Sharing Information

An Ericsson Consumer Insight Summary Report: “In the age of the internet we often hear how companies, authorities and other organizations get access to our personal information. As a result, the topic of privacy is frequently debated. What is sometimes overlooked is how we as individuals watch in return. We observe not only each other, but also companies and authorities – and we share what we see. Your neighbor searches the net about the family that just moved in next door. The traveler films his hotel and shares the video with other potential holidaymakers. A friend shares her experience about her employer on a social network. As sharing online continues to grow, we are starting to see the impact on both our individual lives and society. In this report we begin to uncover how consumers perceive their influence – but also some issues that arise as a result….

By sharing more information than ever, smartphone owners are increasingly acting like citizen journalists > Over 70 percent of all smartphone users share personal photos regularly. 69 percent share more than they did 2 years ago

> 69 percent also read or watch other people’s shared content more than they did 2 years ago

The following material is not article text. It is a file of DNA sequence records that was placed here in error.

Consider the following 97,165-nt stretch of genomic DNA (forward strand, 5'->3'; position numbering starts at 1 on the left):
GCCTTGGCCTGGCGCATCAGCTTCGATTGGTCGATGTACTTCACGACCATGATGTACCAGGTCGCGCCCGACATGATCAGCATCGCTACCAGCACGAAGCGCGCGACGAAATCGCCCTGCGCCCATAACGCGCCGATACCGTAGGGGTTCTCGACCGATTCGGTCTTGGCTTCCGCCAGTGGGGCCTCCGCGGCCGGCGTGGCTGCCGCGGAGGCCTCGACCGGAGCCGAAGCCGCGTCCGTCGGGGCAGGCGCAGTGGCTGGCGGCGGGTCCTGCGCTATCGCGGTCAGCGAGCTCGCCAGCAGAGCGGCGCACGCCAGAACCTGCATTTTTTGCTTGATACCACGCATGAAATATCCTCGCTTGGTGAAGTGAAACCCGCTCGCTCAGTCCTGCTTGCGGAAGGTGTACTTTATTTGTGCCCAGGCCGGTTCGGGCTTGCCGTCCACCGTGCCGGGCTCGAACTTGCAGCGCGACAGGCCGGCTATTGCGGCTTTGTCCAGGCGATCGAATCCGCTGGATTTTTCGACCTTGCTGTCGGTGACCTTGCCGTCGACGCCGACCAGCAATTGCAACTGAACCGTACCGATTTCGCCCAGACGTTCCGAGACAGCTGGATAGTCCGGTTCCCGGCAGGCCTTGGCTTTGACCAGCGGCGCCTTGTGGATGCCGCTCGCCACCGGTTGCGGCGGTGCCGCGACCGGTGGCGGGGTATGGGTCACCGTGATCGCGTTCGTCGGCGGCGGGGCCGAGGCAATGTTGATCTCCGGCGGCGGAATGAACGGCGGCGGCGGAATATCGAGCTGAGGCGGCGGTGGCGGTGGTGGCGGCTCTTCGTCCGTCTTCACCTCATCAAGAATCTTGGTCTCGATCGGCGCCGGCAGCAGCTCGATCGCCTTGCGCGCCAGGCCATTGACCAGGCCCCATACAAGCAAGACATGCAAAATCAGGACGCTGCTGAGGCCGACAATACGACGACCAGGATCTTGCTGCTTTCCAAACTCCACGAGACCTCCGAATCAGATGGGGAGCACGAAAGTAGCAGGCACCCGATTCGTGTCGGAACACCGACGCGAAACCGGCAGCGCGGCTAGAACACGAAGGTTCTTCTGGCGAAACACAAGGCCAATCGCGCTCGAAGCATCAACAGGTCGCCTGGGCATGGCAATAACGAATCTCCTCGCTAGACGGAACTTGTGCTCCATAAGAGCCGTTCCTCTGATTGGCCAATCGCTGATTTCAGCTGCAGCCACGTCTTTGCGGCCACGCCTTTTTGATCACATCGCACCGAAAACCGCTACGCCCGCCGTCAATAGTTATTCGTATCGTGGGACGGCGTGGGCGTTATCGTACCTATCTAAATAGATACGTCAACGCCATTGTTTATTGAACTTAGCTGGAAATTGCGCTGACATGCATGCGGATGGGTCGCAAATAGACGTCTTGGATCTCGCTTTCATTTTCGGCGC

People report wrongdoings by businesses and authorities online

> 34 percent of smartphone owners who have had bad experiences with companies say they usually share their experiences online. 27 percent repost other consumers’ complaints on a weekly basis

> Over half of smartphone users surveyed believe that being able to express opinions online about companies has increased their influence

Consumers expect shared information to have an effect on society and the world

> 54 percent believe that the internet has increased the possibility for whistleblowers to expose corrupt and illicit behavior in companies and organizations

> Furthermore, 37 percent of smartphone users believe that sharing information about a corrupt company online has greater impact than going to the police

With new power comes new challenges

> 46 percent of smartphone users would like a verification service to check the authenticity of an online posting or news clip

> 64 percent would like to be able to stop negative information about themselves circulating online

> 1 in 2 says protecting personal information should be a priority on the political agenda, although only 1 in 4 says it is not”…(More)”